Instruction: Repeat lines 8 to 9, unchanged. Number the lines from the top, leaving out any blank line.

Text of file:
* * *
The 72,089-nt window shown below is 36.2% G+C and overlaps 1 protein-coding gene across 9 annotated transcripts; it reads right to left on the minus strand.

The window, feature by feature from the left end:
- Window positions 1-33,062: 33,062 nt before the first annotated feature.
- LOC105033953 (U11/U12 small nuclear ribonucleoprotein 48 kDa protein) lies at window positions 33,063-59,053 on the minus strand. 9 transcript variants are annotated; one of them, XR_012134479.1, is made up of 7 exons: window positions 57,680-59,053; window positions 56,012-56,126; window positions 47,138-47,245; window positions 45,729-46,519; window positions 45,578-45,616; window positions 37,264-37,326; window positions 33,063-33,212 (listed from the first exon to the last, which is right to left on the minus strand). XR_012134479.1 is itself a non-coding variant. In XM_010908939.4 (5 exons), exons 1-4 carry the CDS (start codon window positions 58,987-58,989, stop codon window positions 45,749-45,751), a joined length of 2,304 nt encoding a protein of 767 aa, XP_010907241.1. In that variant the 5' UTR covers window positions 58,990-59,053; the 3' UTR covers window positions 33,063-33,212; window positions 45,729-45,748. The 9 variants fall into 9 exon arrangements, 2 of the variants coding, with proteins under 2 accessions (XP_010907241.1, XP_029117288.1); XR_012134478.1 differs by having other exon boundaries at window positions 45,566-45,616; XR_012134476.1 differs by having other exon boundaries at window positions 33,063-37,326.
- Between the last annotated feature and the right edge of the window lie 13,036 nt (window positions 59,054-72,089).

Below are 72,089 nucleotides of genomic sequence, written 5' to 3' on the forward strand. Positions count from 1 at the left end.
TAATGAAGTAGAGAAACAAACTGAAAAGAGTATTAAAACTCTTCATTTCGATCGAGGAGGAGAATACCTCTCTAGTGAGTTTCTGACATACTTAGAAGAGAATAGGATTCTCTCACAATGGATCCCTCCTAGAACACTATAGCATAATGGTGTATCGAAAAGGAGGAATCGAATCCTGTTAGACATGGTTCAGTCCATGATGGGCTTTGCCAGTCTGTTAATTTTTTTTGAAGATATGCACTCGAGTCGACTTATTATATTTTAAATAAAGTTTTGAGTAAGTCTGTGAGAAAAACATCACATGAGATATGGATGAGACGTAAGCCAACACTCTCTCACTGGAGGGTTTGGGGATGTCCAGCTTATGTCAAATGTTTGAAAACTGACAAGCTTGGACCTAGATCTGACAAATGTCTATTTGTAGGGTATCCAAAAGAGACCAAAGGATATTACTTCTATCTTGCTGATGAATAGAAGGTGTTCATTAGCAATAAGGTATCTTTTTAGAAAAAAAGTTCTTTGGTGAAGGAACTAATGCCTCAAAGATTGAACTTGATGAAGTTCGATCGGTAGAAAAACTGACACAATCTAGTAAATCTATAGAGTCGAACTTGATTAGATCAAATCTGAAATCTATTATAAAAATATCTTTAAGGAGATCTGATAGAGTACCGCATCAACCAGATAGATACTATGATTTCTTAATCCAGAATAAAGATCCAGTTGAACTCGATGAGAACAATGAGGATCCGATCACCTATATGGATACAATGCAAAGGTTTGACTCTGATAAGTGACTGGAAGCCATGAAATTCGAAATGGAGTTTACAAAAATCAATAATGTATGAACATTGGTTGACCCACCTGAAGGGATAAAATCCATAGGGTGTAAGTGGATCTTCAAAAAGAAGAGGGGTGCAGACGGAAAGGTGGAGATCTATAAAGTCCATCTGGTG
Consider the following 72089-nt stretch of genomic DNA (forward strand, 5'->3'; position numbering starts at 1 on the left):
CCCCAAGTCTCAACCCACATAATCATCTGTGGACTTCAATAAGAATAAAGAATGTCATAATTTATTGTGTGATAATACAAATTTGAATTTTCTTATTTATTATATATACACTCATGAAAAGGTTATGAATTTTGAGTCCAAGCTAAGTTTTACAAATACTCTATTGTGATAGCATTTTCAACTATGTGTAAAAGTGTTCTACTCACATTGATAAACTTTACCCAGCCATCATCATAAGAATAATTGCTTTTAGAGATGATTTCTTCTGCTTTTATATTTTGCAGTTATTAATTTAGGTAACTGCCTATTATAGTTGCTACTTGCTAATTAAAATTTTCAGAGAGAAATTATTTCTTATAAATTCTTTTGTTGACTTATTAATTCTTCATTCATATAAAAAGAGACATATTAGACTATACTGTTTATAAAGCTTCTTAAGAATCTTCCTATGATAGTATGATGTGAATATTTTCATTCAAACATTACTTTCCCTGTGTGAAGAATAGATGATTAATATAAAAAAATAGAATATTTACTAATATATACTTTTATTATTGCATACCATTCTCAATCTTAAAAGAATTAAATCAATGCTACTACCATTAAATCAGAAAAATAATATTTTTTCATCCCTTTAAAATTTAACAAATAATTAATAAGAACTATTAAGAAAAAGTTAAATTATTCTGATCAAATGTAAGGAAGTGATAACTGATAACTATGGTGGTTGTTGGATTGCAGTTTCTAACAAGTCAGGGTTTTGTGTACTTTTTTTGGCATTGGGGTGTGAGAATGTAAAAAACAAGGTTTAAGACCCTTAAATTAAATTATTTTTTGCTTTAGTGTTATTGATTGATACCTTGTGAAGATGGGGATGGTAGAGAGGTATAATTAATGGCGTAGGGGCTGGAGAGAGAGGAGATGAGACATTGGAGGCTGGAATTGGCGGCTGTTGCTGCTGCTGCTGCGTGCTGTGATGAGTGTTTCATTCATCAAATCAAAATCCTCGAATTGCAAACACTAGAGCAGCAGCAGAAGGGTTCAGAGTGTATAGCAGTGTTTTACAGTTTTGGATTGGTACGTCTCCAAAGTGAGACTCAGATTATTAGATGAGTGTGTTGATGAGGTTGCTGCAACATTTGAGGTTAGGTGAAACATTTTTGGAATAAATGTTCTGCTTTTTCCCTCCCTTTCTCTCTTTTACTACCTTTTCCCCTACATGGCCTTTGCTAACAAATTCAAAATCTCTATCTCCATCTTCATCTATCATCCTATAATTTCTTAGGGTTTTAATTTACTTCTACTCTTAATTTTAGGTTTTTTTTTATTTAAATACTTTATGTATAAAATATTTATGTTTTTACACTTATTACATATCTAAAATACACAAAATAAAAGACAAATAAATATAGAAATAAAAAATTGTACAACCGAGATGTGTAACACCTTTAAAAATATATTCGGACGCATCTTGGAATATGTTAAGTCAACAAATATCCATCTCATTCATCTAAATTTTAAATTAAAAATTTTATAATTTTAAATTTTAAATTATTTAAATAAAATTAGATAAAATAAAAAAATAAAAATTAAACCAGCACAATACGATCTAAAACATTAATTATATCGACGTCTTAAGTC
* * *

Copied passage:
Consider the following 72089-nt stretch of genomic DNA (forward strand, 5'->3'; position numbering starts at 1 on the left):
CCCCAAGTCTCAACCCACATAATCATCTGTGGACTTCAATAAGAATAAAGAATGTCATAATTTATTGTGTGATAATACAAATTTGAATTTTCTTATTTATTATATATACACTCATGAAAAGGTTATGAATTTTGAGTCCAAGCTAAGTTTTACAAATACTCTATTGTGATAGCATTTTCAACTATGTGTAAAAGTGTTCTACTCACATTGATAAACTTTACCCAGCCATCATCATAAGAATAATTGCTTTTAGAGATGATTTCTTCTGCTTTTATATTTTGCAGTTATTAATTTAGGTAACTGCCTATTATAGTTGCTACTTGCTAATTAAAATTTTCAGAGAGAAATTATTTCTTATAAATTCTTTTGTTGACTTATTAATTCTTCATTCATATAAAAAGAGACATATTAGACTATACTGTTTATAAAGCTTCTTAAGAATCTTCCTATGATAGTATGATGTGAATATTTTCATTCAAACATTACTTTCCCTGTGTGAAGAATAGATGATTAATATAAAAAAATAGAATATTTACTAATATATACTTTTATTATTGCATACCATTCTCAATCTTAAAAGAATTAAATCAATGCTACTACCATTAAATCAGAAAAATAATATTTTTTCATCCCTTTAAAATTTAACAAATAATTAATAAGAACTATTAAGAAAAAGTTAAATTATTCTGATCAAATGTAAGGAAGTGATAACTGATAACTATGGTGGTTGTTGGATTGCAGTTTCTAACAAGTCAGGGTTTTGTGTACTTTTTTTGGCATTGGGGTGTGAGAATGTAAAAAACAAGGTTTAAGACCCTTAAATTAAATTATTTTTTGCTTTAGTGTTATTGATTGATACCTTGTGAAGATGGGGATGGTAGAGAGGTATAATTAATGGCGTAGGGGCTGGAGAGAGAGGAGATGAGACATTGGAGGCTGGAATTGGCGGCTGTTGCTGCTGCTGCTGCGTGCTGTGATGAGTGTTTCATTCATCAAATCAAAATCCTCGAATTGCAAACACTAGAGCAGCAGCAGAAGGGTTCAGAGTGTATAGCAGTGTTTTACAGTTTTGGATTGGTACGTCTCCAAAGTGAGACTCAGATTATTAGATGAGTGTGTTGATGAGGTTGCTGCAACATTTGAGGTTAGGTGAAACATTTTTGGAATAAATGTTCTGCTTTTTCCCTCCCTTTCTCTCTTTTACTACCTTTTCCCCTACATGGCCTTTGCTAACAAATTCAAAATCTCTATCTCCATCTTCATCTATCATCCTATAATTTCTTAGGGTTTTAATTTACTTCTACTCTTAATTTTAGGTTTTTTTTTATTTAAATACTTTATGTATAAAATATTTATGTTTTTACACTTATTACATATCTAAAATACACAAAATAAAAGACAAATAAATATAGAAATAAAAAATTGTACAACCGAGATGTGTAACACCTTTAAAAATATATTCGGACGCATCTTGGAATATGTTAAGTCAACAAATATCCATCTCATTCATCTAAATTTTAAATTAAAAATTTTATAATTTTAAATTTTAAATTATTTAAATAAAATTAGATAAAATAAAAAAATAAAAATTAAACCAGCACAATACGATCTAAAACATTAATTATATCGACGTCTTAAGTC